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‘Justice Wasn’t Really Served In Real Life’: Under The Bridge EPs Reflect On Finale And Criticise True Crime Norms FSalinks

Spoiler Alert: This article contains spoilers for Mercy Alone, the series finale of Under the Bridge. 

The ending of Under the Bridge differs from typical true crime endings as per Variety. Showrunner Samir Mehta stated, “Justice wasn’t really served in real life, so it couldn’t ever be that type of story where you get to the finale and the bad people go away.” 

In the penultimate episode, Warren Glowatski (Javon Walton) is sentenced to life in prison for the 1997 murder of Reena Virk (Vritika Gupta). However, in the end, Kelly Ellard (Izzy G), the white, wealthy ringleader, is sentenced to only five years. This stark contrast in sentencing shows the series’ effort to present the complexities and flaws of real-world justice. 

Finding peace and mercy 

Instead of focusing on conventional justice, the finale focuses on the characters’ individual journeys to peace and mercy. Mehta describes this approach as: “The episode focuses more on the characters finding their best shot at peace and finding a little bit of grace in their suffering. Exhibiting a bit of mercy isn’t ever going to make the horror go away, but might allow movement towards a better place.”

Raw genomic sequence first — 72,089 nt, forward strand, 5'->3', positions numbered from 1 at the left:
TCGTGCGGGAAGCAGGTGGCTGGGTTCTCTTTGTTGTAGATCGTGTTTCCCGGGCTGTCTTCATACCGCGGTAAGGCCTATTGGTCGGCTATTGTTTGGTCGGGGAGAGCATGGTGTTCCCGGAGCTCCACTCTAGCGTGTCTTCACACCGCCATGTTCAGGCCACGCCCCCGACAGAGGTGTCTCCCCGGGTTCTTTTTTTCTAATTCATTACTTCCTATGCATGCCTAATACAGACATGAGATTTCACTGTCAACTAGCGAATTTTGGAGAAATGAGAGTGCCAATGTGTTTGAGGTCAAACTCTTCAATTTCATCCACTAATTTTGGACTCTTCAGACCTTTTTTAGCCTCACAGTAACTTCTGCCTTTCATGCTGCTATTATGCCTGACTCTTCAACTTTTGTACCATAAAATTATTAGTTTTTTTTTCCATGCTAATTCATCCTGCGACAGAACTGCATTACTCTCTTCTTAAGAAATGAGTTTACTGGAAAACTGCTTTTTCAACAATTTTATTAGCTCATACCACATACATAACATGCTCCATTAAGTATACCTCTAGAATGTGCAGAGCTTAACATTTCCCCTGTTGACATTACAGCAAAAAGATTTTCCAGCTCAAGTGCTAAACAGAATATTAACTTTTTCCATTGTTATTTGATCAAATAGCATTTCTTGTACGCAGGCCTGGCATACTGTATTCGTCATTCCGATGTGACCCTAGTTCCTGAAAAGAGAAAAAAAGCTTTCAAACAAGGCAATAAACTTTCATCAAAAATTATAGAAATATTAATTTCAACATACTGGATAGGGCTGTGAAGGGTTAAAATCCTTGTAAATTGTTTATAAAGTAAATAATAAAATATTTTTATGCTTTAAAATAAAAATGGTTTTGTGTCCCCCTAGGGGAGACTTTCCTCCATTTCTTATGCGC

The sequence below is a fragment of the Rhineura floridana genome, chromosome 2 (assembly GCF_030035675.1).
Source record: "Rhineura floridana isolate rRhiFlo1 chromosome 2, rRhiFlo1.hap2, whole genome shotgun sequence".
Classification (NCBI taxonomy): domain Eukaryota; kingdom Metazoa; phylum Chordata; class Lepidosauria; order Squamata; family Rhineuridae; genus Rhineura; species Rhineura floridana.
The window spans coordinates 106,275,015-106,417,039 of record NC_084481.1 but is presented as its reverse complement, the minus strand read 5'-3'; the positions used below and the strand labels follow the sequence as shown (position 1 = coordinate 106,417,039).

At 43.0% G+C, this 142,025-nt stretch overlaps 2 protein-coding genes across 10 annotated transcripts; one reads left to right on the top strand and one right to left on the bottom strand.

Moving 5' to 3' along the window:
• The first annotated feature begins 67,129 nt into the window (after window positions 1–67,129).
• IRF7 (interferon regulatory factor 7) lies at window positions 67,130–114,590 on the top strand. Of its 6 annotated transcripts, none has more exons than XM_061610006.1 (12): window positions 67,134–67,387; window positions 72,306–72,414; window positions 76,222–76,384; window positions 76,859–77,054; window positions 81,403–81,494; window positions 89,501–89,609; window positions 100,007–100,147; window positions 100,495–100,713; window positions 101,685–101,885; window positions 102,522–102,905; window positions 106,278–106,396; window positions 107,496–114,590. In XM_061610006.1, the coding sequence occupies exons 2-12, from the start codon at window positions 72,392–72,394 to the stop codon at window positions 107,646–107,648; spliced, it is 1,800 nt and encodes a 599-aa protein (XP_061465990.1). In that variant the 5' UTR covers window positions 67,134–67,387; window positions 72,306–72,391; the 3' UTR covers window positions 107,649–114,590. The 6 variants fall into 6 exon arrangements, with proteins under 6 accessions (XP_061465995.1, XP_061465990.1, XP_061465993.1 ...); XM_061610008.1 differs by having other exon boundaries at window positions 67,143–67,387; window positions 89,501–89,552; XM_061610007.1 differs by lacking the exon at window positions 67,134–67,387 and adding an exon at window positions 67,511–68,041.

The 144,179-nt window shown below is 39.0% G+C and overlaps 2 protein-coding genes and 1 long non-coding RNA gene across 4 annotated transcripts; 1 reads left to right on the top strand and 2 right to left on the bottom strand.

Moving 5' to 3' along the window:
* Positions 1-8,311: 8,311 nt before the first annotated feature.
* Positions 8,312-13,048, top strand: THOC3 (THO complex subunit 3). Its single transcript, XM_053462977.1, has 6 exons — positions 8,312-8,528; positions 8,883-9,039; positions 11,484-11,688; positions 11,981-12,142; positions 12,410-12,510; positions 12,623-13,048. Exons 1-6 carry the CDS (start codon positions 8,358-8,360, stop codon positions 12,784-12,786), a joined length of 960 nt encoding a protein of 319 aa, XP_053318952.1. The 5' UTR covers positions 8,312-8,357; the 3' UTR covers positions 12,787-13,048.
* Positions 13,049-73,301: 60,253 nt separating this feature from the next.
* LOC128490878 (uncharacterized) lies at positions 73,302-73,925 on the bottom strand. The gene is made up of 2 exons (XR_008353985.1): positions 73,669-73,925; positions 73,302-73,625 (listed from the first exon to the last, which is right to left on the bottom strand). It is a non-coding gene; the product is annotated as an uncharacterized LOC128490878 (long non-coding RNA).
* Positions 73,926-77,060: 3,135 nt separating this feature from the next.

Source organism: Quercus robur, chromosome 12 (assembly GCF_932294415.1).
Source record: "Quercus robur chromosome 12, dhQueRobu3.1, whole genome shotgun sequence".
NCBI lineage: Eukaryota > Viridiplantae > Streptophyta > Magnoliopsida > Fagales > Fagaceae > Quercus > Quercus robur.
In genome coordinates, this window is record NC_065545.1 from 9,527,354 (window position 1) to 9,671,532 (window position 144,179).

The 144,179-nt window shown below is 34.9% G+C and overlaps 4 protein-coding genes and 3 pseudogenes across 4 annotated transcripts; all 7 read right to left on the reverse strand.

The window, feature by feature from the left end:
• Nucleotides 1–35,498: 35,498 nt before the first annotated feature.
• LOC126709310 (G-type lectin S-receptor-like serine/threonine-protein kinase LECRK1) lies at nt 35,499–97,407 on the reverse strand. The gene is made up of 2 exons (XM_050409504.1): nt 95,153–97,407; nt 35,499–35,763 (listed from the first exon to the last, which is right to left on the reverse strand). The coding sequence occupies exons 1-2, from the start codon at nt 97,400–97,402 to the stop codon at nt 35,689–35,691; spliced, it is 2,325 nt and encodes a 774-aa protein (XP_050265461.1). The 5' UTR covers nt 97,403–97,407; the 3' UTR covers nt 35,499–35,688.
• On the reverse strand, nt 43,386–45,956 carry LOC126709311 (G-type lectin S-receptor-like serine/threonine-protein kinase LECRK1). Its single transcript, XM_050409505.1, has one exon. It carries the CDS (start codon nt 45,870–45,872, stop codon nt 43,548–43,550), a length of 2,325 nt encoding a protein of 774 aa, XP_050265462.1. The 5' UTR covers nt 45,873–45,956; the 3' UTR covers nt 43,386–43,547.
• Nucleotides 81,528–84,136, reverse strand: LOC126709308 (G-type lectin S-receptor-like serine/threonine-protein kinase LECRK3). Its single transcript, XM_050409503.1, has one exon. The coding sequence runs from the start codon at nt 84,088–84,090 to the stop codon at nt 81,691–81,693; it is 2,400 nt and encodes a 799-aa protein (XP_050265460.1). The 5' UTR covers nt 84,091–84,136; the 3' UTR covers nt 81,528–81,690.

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A pivotal moment occurs when Reena’s mother, Suman (Archie Panjabi), visits Warren in prison to begin making amends. She tells him it is “the only way out” of her pain. Series creator Quinn Shepard states the significance of this scene, saying, “Suman’s radical forgiveness of Warren needed to be the centerpiece of the episode.” 

Suman’s forgiveness in the episode 

Suman’s act of forgiveness is based on actual events. Mehta explains that in Canada, victims or their next of kin write victim impact statements that detail their emotions in the aftermath of a crime. Suman Virk’s statement was particularly moving because it expressed the depth of her grief in the weeks and months after Reena’s death. 

Mehta continues, “A lot of Suman telling Warren what she’s going through came from that.” Shepard continues, “Statements are something they give to the perpetrators. That was something she wrote that would then be given to Warren, so we put that on screen.” 

Critiquing the true crime genre 

Under the Bridge also critiques the true crime genre. The series is based on Rebecca Godfrey’s book of the same name, and Riley Keough portrays Rebecca. Rebecca’s writing process and interactions with a fictionalized Native police officer, Cam (Lily Gladstone), serve as the narrative’s framework. 

This framing allows the show to consider its own position within the true crime genre. Cam’s comment about Rebecca’s book, Bad for the World is good for You, conveys the ethical issues inherent in true crime writing. Mehta and Shepard aimed to create a series that avoided sensationalism while critically examining the justice system.

ALSO READ: Guy Ritchie To Direct Prime Video’s Young Sherlock Holmes Series Starring Hero Fiennes; Deets Inside

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